Physics Photo of the Week
Needles from the sky
January 10 this winter - during one of the major snowstorms - it was
very cold with a light snow falling. This snow was unusual for
ground-reaching snow in that the snowflakes were tiny needles.
One snowstar is visible in this photo.
A fine dusting of snow lay on the vinyl grill cover, the mesh pattern
is aout a 2 mm in size. These snow needles are thus
about 3 mm long and about 0.1 to 0.2 mm across. A close-up photo
of a cluster of shorter needles is shown below.
These snow needles are not nearly as spectacular as snow stars (see
PPOW for January 22, 2010). However, these needle-like
crystals are important in producing wonderful optical effects in the
atmosphere when they form at high elevations in some cirrus
clouds. Because of the hexagonal nature of ice, these snow
needles are believed to have hexagonal cross-sections resembling
hexagonal wooden pencils. When they fall they tend to line-up
with the long axes horizontal. Light from the Sun or Moon shining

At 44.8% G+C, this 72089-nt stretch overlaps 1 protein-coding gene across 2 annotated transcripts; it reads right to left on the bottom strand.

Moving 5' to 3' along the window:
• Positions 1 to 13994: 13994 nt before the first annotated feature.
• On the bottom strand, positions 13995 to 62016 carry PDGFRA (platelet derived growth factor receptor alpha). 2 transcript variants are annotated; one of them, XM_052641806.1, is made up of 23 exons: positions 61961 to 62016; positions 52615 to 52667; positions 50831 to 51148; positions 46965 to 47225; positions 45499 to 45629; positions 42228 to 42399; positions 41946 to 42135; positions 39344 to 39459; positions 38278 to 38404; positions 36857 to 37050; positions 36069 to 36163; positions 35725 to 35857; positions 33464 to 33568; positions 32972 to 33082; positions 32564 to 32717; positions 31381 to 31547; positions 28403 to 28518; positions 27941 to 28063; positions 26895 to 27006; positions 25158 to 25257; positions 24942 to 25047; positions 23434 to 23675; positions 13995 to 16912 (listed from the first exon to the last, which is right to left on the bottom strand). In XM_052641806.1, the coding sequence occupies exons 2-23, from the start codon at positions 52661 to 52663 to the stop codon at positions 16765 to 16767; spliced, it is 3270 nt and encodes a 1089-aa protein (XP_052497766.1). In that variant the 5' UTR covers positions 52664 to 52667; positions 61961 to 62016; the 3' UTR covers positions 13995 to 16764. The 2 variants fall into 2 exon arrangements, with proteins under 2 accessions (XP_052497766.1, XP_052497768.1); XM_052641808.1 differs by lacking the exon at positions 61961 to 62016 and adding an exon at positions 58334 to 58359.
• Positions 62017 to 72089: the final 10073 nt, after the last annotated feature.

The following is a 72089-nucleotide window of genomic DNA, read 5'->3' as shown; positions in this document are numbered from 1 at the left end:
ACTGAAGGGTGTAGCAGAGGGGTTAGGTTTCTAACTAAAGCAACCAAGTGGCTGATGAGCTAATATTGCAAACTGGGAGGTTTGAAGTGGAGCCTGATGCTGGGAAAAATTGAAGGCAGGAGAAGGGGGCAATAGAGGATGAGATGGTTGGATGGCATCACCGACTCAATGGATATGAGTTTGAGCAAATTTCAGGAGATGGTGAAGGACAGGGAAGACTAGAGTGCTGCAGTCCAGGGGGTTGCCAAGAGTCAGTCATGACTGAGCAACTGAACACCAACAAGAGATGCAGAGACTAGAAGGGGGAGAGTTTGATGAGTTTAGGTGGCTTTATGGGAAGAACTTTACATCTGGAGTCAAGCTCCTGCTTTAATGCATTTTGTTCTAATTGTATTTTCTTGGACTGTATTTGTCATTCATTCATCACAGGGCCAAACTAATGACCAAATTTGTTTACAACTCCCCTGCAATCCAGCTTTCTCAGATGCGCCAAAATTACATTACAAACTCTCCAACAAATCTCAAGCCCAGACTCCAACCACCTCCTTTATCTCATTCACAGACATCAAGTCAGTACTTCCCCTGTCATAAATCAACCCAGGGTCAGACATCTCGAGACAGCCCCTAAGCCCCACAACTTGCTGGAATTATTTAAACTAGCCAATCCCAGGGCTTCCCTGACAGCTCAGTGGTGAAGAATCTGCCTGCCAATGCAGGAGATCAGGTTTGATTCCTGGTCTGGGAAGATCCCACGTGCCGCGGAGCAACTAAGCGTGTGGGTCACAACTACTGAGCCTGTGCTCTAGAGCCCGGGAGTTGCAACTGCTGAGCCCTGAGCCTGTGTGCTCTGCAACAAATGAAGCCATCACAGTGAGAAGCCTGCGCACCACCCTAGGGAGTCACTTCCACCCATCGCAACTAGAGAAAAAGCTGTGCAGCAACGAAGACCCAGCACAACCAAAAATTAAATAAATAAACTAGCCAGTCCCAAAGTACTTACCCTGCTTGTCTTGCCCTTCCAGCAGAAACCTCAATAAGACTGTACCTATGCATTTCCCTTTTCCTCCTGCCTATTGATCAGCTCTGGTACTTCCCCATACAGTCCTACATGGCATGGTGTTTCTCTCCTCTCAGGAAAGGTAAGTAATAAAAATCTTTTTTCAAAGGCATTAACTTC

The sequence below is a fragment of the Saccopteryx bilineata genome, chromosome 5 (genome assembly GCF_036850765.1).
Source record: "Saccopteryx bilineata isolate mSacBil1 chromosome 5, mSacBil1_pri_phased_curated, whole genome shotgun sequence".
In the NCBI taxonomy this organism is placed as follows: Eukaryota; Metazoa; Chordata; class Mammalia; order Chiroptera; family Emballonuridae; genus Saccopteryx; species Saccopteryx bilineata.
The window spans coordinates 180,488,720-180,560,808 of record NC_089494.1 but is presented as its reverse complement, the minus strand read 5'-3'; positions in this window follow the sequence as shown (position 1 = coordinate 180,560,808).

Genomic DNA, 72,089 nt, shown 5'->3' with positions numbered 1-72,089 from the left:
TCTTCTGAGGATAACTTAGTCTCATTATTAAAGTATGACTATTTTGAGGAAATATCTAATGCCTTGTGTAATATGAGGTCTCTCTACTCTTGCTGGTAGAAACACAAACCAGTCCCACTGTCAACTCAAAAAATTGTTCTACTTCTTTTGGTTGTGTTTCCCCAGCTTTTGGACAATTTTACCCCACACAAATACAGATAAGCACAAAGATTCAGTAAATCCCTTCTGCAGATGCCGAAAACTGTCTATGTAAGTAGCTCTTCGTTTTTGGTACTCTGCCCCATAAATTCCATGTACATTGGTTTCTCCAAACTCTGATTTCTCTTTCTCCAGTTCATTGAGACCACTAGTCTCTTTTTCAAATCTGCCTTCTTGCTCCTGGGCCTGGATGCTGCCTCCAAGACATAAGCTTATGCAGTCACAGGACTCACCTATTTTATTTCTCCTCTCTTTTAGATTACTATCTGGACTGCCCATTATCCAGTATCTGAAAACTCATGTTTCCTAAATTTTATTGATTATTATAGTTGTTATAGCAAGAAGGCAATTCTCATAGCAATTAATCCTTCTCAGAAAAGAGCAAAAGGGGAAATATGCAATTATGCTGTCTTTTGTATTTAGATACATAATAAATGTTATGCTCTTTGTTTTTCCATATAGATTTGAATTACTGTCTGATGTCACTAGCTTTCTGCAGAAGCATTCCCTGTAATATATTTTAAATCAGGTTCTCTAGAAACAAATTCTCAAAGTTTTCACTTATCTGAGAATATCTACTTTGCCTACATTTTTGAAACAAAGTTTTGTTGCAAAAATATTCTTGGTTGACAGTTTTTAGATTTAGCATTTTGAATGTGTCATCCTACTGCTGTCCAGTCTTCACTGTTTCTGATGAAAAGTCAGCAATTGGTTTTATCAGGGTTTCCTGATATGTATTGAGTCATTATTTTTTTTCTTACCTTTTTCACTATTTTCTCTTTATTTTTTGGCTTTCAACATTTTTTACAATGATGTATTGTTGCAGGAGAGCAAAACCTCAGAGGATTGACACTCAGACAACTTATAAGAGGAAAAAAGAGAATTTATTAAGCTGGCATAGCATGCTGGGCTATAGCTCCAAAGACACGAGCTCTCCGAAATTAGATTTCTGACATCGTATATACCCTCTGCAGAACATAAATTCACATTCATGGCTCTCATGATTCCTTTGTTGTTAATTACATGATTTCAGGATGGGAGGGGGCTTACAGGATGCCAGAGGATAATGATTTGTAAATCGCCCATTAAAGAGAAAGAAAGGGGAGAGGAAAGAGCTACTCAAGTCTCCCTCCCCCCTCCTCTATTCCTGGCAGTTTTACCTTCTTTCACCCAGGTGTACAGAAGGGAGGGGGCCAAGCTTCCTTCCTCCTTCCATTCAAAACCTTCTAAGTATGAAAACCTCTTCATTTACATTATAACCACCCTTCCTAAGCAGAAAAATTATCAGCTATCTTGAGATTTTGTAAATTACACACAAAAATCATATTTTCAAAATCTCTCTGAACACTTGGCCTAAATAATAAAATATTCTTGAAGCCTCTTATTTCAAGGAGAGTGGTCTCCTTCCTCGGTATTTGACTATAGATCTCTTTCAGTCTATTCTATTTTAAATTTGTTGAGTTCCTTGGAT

through these crystals creates the spectacular Solar and Lunar 22
degree haloes (see
PPOW for December 3, 2010).
To produce the close-up photos without an expensive macro lens, I
handhold a fairly powerful magnifier up to the camera lens and take the
photo. It is rather difficult to hold the lens centered on the
camera lens without scratching the surface in addition to keeping the
optics in focus. I used a "paparozzi" mode - snapping a
continuous stream of images while slowly moving the camera-subject
distance to have a better chance of capturing an in-focus image.
Photo of the
published weekly during the academic year on Fridays by the Warren
Wilson College Physics
Department. These photos feature interesting phenomena in
the world around us. Students, faculty, and others are invited to
submit digital (or film) photographs for publication and
explanation. Atmospheric phenomena are especially welcome.
Please send any photos to email@example.com.
All photos and discussions are copyright by Donald
Collins or by the person credited for the photo and/or
discussion. These photos and discussions may be used for private
individual use or educational use. Any commercial use without
written permission of the photoprovider is forbidden.
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the Week Archive.
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